Charrette Project Overview
The CNU-California Chapter hosts an annual CNU-By-Design charrette program that provides educational and membership engagement opportunities statewide. The Charrette is an interactive, multi-day workshop that helps the sponsoring city visualized a site specific transformation that the CNU principles and processes can enable. Our board’s selection of the city for the annual charrette project is based upon its relevance to CNU initiatives and expertise. Woodland’s Mall Retrofit Project fits the Congress for the New Urbanism’s national initiative, Suburban Sprawl Retrofit.
The complete, walkable neighborhood or community, a New Urbanist reinvention of a timeless and time-tested settlement pattern, requires a comprehensive and public design process, the Charrette. At its best, it brings all of the stakeholders together at all levels in a holistic, iterative process. It compresses the design-review-revision time so that decisions are made and competing interests can be resolved under short deadline pressures.
Working with City Staff, our charrette team engaged the public with the following outreach tools for a communication exchange with citizens in re-imagining of the mall:
- Notification fliers, marketing materials, and local press;
- Online websites and social media notification;
- Stakeholder and focus group committee meeting announcements;
- Educational lecture event (on retail shifts);
- Open house participation (the Charrette);
- Walking Tours; and
- Film Festival at the historic opera house.
Once we reached out and engaged citizen participation, our charrette used the additional tools to obtain their input on ideas, responses to others’ ideas, and to explore which ones fit within their collective memories and expectations:
- Online Survey/Polling/Commenting Tools;
- In depth, one-on-one stakeholder interviews;
- Stakeholder committee recommendations;
- Consecutive-day charrette participation;
- Small and/or Large Group Workshops Sessions;
- Local Organizations / Advisory Committee Membership;
- Planning Groups, Councils, Non-Profit Groups Meetings; and
- City Council / Board Meetings Participation.
Retrofitting a mall in decline
The scope was organized by a three-step process beginning with a three-month Pre-Charrette data/ information gathering phase, followed by the comprehensive five-day Charrette event phase, and then a ten-week Post-Charrette final report delivery phase. Engagement consisted of pre-charrette and charrette stakeholder education and dialog events with extensive market studies and declining mall research from across the nation. The Report presents a compelling vision and a frame to dialog, manage expectations, educate the citizens, local stakeholders, and the City on the issues and possible solutions for implementing the Project. The deliverables intend to provide the city with zoning code ideas and implementation actions to fulfill the vision of how to approach the mall with a viable 21st century development model.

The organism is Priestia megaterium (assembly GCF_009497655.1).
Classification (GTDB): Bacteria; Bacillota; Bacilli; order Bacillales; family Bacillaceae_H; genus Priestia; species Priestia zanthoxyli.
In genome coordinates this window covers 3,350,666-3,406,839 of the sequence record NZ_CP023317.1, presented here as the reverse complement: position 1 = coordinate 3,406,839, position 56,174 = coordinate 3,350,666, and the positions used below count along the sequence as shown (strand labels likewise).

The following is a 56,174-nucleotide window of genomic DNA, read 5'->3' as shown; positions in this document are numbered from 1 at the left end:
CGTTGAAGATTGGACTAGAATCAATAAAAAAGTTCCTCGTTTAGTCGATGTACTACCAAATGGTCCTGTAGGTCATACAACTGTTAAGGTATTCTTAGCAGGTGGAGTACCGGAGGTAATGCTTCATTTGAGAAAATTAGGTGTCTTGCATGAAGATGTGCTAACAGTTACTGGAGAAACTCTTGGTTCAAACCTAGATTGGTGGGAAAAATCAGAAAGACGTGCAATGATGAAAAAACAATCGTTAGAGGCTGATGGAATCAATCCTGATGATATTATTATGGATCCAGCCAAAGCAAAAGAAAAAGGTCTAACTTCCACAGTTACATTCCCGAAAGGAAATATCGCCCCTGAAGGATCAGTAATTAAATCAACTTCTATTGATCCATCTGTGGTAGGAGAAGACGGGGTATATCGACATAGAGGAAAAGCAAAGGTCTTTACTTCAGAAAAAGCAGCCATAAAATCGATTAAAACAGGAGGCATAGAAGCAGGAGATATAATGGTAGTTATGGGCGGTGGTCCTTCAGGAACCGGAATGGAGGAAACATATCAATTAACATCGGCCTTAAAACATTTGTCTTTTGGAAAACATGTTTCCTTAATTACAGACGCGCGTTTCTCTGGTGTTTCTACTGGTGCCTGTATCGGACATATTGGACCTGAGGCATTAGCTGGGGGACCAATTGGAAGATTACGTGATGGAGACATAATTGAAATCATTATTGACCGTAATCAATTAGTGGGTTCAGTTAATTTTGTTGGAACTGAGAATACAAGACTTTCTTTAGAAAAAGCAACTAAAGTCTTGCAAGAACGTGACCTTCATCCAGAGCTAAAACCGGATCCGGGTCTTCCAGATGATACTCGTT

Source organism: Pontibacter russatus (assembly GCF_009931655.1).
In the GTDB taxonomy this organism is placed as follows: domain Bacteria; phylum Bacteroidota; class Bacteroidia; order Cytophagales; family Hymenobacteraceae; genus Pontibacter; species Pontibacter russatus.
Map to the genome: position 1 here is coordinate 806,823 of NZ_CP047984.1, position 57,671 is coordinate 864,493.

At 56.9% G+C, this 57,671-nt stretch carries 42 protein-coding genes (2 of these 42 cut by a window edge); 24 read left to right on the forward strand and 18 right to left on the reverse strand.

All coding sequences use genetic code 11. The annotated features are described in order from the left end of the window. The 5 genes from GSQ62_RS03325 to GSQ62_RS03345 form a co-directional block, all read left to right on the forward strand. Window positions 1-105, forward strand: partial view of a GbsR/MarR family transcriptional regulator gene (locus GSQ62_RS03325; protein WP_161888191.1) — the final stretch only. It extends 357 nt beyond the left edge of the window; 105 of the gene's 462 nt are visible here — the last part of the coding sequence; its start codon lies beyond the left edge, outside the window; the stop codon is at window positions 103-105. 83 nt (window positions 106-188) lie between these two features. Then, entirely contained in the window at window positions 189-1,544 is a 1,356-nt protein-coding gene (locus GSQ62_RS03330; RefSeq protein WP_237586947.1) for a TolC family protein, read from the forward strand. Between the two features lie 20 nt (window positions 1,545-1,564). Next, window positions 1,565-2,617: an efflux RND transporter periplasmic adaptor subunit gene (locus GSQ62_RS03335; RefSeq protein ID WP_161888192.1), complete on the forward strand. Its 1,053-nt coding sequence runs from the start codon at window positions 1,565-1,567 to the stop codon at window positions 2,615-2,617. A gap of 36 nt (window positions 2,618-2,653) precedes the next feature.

Our team was tasked with the following tasks and deliverables:
- Convene a public dialog on the future of the mall site;
- Generate big ideas and a vision plan derived from local citizen input;
- Produce a conceptual-level Master Plan and illustrative graphics;
- Include street plans and sections for key corridors and intersections; and
- Strategic recommendations for the planning vision incorporating the market opportunities and regulatory tools.
In collaboration with the city’s Community Development Department, our team was asked to share our professional, new urbanist views on how to successfully retrofit the 40-acre struggling mall.
Background on the Woodland Charrette
Sacramento Bee – Hudson Sangree , 12/3/2017
“Twenty-five years ago, County Fair was a regional mall with Target, Mervyn’s and Gottschalks stores. The latter two went out of business when their chains declared bankruptcy in last decade’s recession, and Target moved to a newer and much larger location near Interstate 5 in Woodland.
The smaller chain stores that occupied malls in the 1980s and 1990s also closed. Orange Julius disappeared from the County Fair Mall. So did Foot Locker, PacSun and RadioShack. Now empty storefronts and local businesses such as hair salons and discount clothing shops occupy the mall. Payless Shoe Source is one of the only remaining chains.
It’s a story that has played out in malls across the nation since the mid-2000s as the recession, big-box stores and online shopping took huge tolls on more traditional brick-and-mortar retail. Enclosed shopping malls, which in many cases had replaced America’s small-town main streets as shopping and gathering places, were hard hit. Up to a quarter of the 1,200 or so malls in the U.S. will close by 2022, Credit Suisse predicted in a June 2017 report.
Nationally, some shuttered malls have been re-purposed as community college campuses or medical offices, but most have remained “dead malls.” The decaying shells of vacant malls have become the subject of documentary films and so-called “ruin porn” online.
In the Sacramento region, Downtown Plaza, which experienced a steep decline in the recession, was mostly demolished to make way for Sacramento’s new arena, Golden 1 Center. Country Club Plaza on Watt Avenue and Florin Mall in south Sacramento were turned into strip malls.
In Woodland, County Fair Mall was built in the mid-1980s beside what was then the main road between Davis and Woodland. It drew customers from up and down the rural Interstate 5 corridor, from communities such as Williams and Arbuckle that lacked their own shopping.
It also pulled business away from Woodland’s historic main street and old shopping centers closer to the city center. Then the mall, too, suffered from newer shopping options, including the Costco and Target built along I-5 as Woodland grew southeast toward Sacramento.
Today the County Fair Mall is a shell of its former self.
The mall is 30 percent leased…”